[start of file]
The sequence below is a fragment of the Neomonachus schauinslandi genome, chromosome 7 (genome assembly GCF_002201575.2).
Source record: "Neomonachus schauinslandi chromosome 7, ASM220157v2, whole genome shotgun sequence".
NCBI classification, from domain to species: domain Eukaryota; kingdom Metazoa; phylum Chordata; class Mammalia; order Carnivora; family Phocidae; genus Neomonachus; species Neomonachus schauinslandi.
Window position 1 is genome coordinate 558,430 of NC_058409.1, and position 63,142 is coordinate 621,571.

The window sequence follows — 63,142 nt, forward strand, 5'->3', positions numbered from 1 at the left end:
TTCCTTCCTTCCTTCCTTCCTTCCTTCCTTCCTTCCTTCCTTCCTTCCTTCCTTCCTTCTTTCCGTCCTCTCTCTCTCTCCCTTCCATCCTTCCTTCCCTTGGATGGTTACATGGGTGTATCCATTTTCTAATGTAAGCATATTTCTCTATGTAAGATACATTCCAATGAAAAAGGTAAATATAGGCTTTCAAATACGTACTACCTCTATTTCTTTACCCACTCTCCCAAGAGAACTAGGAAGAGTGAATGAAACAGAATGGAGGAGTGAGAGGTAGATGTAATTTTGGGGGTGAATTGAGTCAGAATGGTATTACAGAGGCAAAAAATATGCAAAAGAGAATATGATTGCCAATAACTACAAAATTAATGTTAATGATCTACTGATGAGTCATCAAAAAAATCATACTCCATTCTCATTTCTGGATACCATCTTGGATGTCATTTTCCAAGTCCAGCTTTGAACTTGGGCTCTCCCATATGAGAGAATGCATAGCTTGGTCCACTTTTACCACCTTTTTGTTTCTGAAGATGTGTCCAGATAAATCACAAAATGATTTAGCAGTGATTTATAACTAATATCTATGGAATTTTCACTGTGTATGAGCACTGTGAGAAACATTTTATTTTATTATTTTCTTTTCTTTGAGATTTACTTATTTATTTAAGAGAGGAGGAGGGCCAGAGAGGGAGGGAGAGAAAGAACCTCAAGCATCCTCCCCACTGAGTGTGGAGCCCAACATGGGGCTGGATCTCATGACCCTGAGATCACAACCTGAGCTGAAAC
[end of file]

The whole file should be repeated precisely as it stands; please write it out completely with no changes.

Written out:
The sequence below is a fragment of the Neomonachus schauinslandi genome, chromosome 7 (genome assembly GCF_002201575.2).
Source record: "Neomonachus schauinslandi chromosome 7, ASM220157v2, whole genome shotgun sequence".
NCBI classification, from domain to species: domain Eukaryota; kingdom Metazoa; phylum Chordata; class Mammalia; order Carnivora; family Phocidae; genus Neomonachus; species Neomonachus schauinslandi.
Window position 1 is genome coordinate 558,430 of NC_058409.1, and position 63,142 is coordinate 621,571.

The window sequence follows — 63,142 nt, forward strand, 5'->3', positions numbered from 1 at the left end:
TTCCTTCCTTCCTTCCTTCCTTCCTTCCTTCCTTCCTTCCTTCCTTCCTTCCTTCCTTCTTTCCGTCCTCTCTCTCTCTCCCTTCCATCCTTCCTTCCCTTGGATGGTTACATGGGTGTATCCATTTTCTAATGTAAGCATATTTCTCTATGTAAGATACATTCCAATGAAAAAGGTAAATATAGGCTTTCAAATACGTACTACCTCTATTTCTTTACCCACTCTCCCAAGAGAACTAGGAAGAGTGAATGAAACAGAATGGAGGAGTGAGAGGTAGATGTAATTTTGGGGGTGAATTGAGTCAGAATGGTATTACAGAGGCAAAAAATATGCAAAAGAGAATATGATTGCCAATAACTACAAAATTAATGTTAATGATCTACTGATGAGTCATCAAAAAAATCATACTCCATTCTCATTTCTGGATACCATCTTGGATGTCATTTTCCAAGTCCAGCTTTGAACTTGGGCTCTCCCATATGAGAGAATGCATAGCTTGGTCCACTTTTACCACCTTTTTGTTTCTGAAGATGTGTCCAGATAAATCACAAAATGATTTAGCAGTGATTTATAACTAATATCTATGGAATTTTCACTGTGTATGAGCACTGTGAGAAACATTTTATTTTATTATTTTCTTTTCTTTGAGATTTACTTATTTATTTAAGAGAGGAGGAGGGCCAGAGAGGGAGGGAGAGAAAGAACCTCAAGCATCCTCCCCACTGAGTGTGGAGCCCAACATGGGGCTGGATCTCATGACCCTGAGATCACAACCTGAGCTGAAAC